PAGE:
CRANLEIGH, England (Reuters) - Huge hydrogen fuel cell stacks capable of providing thousands of homes with green power may arrive in a few years thanks to cheaper component parts, developer AFC Energy told Reuters.
Although hydrogen fuel cell technology has been around for decades, commercialization has been restricted as expensive platinum was needed to make the catalyst, a problem AFC said it has overcome by using low-cost ceramic minerals instead.
“You can buy these ceramic catalyst materials, which used to be around 30 pounds a gram, at around 30 pence per gram, which has changed the economic argument,” AFC technical director Gene Lewis said. This compares to around 34.60 pounds per gram for platinum.
The alkaline fuel cell developer plans to test a 50 kilowatt block next year, which is designed to be connected to others to build huge stacks. AFC said it plans to demonstrate a stack with output capacity in the megawatt range in the next 18 months.
“That leaves plenty of time to scale up. For tens of megawatts for the chloralkali industry in 2013, and hundreds of megawatts from 2015 onwards,” AFC founder Howard White said.
“We see no reason why it can’t be commercialized by next year.”
Through a chemical process, fuel cells generate electricity without producing climate-warming carbon emissions by consuming hydrogen, with heat and water as byproducts.
Hydrogen can be produced from processing natural gas — with the carbon removed and buried — and is also produced in some chemical manufacturing such as the chloralkali process.
AFC, based in Cranleigh in south England with a staff of around 25, estimated the capital cost of the fuel cell will be under 400,000 pounds ($635,300) per megawatt hour of output.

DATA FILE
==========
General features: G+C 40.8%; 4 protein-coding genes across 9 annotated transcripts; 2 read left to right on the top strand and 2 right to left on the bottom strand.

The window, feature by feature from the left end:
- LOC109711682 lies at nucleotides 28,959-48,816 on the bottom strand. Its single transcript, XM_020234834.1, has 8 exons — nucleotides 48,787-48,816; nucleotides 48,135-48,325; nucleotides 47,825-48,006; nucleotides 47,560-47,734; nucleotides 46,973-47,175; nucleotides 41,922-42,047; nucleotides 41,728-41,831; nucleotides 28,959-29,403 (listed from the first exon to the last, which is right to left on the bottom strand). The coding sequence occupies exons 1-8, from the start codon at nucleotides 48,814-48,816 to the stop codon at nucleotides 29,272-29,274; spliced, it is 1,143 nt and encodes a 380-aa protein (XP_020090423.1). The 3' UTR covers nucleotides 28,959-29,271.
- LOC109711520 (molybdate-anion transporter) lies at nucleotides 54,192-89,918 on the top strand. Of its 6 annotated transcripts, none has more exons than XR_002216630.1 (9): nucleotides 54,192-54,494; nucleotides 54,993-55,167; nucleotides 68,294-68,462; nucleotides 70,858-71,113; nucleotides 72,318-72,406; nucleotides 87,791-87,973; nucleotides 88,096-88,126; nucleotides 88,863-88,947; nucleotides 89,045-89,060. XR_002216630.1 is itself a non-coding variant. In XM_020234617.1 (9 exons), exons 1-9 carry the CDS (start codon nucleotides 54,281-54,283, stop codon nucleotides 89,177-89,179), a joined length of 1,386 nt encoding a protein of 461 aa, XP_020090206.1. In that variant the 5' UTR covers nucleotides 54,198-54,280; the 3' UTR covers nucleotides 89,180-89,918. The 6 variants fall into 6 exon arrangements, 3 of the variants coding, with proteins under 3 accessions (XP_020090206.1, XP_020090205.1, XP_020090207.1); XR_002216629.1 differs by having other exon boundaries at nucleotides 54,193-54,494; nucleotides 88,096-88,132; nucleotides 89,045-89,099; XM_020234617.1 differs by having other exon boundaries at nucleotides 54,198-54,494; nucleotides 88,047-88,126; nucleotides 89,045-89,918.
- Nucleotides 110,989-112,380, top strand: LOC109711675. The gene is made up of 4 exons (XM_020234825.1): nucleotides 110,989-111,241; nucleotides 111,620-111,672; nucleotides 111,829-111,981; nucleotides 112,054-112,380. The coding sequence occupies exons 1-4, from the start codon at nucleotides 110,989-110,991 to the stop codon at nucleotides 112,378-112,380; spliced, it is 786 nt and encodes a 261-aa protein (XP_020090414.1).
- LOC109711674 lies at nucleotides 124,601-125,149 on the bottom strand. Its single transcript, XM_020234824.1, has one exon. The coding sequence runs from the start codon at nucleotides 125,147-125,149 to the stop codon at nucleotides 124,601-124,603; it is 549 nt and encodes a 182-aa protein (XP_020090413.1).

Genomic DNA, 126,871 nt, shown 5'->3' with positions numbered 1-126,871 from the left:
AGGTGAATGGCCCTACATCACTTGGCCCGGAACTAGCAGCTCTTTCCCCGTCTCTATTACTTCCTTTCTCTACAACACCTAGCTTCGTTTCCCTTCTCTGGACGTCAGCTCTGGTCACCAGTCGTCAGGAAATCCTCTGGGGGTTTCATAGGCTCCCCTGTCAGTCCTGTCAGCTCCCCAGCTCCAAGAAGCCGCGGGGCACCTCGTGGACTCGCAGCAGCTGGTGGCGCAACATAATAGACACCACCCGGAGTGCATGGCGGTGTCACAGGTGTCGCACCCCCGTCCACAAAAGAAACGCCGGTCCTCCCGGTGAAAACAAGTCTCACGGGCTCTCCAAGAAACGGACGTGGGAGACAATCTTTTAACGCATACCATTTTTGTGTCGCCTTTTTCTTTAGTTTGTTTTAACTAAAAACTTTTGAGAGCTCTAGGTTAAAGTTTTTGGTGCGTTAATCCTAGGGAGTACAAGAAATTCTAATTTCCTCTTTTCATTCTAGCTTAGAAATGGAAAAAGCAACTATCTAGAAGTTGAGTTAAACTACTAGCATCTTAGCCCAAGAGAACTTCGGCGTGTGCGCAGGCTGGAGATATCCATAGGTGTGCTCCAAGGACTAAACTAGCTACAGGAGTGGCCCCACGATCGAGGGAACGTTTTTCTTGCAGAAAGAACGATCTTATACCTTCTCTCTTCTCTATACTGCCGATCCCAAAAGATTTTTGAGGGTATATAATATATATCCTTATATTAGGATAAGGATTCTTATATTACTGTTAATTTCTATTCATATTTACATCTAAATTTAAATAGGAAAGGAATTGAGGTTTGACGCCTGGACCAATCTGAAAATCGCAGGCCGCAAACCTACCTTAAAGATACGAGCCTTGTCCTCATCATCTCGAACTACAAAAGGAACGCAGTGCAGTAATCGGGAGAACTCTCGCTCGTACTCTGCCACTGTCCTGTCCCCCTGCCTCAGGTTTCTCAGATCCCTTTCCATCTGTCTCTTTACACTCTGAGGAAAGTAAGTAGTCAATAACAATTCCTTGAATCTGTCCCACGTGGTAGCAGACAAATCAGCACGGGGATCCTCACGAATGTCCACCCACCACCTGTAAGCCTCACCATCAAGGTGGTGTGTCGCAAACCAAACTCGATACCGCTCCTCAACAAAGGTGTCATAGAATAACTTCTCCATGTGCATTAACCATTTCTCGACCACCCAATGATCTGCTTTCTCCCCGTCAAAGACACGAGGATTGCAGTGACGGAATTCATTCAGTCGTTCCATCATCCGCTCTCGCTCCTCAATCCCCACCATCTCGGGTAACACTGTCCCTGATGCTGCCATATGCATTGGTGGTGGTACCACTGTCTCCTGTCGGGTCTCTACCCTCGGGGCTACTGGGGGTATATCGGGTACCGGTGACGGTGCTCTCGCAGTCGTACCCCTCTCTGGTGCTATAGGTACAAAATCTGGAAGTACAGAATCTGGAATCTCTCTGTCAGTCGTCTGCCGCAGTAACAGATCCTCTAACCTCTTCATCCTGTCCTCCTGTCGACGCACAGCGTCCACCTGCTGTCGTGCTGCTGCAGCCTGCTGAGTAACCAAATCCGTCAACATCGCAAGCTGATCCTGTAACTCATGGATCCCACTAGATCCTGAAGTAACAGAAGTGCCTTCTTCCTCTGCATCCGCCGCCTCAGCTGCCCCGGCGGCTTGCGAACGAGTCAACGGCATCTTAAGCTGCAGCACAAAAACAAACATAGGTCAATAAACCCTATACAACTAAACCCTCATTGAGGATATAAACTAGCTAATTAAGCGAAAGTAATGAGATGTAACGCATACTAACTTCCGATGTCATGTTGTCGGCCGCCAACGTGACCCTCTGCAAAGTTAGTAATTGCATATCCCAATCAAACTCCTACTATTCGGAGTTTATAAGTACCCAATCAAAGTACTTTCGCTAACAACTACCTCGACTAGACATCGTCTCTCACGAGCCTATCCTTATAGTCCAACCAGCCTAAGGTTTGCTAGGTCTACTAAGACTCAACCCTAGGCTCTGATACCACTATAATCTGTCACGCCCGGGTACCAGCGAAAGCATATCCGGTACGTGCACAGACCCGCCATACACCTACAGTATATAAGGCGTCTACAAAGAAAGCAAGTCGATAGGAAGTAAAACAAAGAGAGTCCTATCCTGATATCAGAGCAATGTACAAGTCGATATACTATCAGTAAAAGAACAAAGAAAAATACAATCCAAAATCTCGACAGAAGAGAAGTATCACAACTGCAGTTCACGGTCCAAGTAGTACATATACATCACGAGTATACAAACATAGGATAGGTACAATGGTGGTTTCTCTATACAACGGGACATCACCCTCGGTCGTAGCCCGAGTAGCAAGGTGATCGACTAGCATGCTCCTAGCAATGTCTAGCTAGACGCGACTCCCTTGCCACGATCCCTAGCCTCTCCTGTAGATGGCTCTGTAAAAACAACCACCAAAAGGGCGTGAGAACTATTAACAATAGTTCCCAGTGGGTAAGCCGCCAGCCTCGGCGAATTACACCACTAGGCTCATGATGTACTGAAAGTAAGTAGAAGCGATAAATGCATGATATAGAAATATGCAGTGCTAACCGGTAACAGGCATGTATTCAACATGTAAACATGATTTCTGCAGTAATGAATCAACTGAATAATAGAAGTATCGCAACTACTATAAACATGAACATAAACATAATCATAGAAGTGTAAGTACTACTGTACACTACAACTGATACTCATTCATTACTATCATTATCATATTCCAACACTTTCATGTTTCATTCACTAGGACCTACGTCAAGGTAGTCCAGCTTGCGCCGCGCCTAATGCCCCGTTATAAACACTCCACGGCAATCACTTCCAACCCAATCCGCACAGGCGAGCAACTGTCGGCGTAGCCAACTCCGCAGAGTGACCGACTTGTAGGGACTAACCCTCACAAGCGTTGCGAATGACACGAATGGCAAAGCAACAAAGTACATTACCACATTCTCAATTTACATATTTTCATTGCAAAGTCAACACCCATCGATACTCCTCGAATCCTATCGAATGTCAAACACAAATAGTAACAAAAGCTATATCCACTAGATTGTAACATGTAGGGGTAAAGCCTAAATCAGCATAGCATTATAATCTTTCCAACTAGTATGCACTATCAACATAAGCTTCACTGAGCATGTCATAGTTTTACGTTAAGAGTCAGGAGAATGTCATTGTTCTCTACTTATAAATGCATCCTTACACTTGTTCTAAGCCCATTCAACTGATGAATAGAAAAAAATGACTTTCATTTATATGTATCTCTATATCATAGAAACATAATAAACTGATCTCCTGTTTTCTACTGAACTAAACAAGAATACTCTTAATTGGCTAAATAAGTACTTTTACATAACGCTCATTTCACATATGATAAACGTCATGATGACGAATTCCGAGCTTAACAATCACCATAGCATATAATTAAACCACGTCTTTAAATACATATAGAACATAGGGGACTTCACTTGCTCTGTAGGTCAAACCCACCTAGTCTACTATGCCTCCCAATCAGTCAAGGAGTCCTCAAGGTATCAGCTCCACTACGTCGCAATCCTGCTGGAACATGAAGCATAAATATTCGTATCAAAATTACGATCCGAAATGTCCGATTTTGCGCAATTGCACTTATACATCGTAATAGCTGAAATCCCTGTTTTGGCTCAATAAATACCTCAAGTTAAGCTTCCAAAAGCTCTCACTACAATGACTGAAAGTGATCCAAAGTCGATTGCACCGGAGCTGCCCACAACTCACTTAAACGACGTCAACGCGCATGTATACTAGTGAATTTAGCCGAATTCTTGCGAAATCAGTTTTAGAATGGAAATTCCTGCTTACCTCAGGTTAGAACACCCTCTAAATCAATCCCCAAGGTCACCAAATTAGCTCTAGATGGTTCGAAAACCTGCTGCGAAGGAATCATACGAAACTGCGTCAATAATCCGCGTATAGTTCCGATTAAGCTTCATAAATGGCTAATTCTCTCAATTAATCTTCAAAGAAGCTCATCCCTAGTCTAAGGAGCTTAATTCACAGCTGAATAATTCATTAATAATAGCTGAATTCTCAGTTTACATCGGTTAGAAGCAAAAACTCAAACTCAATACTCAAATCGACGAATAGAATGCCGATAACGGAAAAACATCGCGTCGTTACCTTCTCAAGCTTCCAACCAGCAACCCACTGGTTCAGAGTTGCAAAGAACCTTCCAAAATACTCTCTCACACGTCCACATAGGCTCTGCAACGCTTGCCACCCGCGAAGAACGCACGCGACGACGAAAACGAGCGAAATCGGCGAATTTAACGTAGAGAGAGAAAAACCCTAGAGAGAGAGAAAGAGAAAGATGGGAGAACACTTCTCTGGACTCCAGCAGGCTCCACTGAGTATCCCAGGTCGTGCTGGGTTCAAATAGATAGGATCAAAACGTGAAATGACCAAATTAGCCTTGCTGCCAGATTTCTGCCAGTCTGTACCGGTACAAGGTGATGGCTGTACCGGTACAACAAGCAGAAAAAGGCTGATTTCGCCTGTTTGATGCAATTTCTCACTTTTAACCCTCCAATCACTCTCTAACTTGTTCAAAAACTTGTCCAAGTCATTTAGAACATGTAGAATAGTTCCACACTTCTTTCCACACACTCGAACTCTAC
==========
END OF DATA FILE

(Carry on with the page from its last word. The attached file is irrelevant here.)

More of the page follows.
“This is substantially less than a fossil fuel turbine based plant,” White said.
AFC is part of two consortiums that are developing large fuel cell power projects in Britain.
One, with clean technology company B9 Coal and utility Powerfuel, aims to install up to 300 megawatts (MW) at Powerfuel’s planned 900 MW integrated gasification combined-cycle (IGCC) Hatfield power plant.
Powerfuel intends to convert coal into a carbon-less synthetic gas (syngas) to burn in the Hatfield plant as well as process it to produce hydrogen for the cells.
The other project with B9 Gas and Rio Tinto Alcan’s 500 megawatt Lynemouth coal-fired plant in northeast England would also use syngas from underground coal seams to make hydrogen to power the fuel cell.
While there are a number of large above-ground commercial facilities that produce syngas from coal similar to the Hatfield project, there are only a few small underground syngas projects which the Lynemouth plant plans to use.
And although taking the carbon out of syngas to produce hydrogen is an established process, it involves high capital investment and also lowers the energy content of the resulting hydrogen compared to the source fossil fuel.
Industry observers say the extra process may mean burning the syngas to rotate gas and steam turbines as a cheaper way to generate power unless the price of carbon — as traded through the European Emissions Trading Scheme (ETS) — is high enough to encourage hydrogen production to feed into fuel cells.
Editing by William Hardy